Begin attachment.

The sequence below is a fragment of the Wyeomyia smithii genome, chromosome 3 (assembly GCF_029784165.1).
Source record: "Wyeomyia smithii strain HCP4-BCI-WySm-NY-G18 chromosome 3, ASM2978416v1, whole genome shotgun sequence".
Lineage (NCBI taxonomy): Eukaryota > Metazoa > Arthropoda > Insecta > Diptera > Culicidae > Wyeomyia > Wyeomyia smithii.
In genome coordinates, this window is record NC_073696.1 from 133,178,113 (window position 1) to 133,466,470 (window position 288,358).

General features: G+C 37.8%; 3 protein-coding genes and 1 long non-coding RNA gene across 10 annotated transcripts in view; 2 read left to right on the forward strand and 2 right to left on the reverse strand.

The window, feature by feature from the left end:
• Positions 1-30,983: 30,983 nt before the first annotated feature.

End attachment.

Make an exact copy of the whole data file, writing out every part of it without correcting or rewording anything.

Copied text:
The sequence below is a fragment of the Wyeomyia smithii genome, chromosome 3 (assembly GCF_029784165.1).
Source record: "Wyeomyia smithii strain HCP4-BCI-WySm-NY-G18 chromosome 3, ASM2978416v1, whole genome shotgun sequence".
Lineage (NCBI taxonomy): Eukaryota > Metazoa > Arthropoda > Insecta > Diptera > Culicidae > Wyeomyia > Wyeomyia smithii.
In genome coordinates, this window is record NC_073696.1 from 133,178,113 (window position 1) to 133,466,470 (window position 288,358).

General features: G+C 37.8%; 3 protein-coding genes and 1 long non-coding RNA gene across 10 annotated transcripts in view; 2 read left to right on the forward strand and 2 right to left on the reverse strand.

The window, feature by feature from the left end:
• Positions 1-30,983: 30,983 nt before the first annotated feature.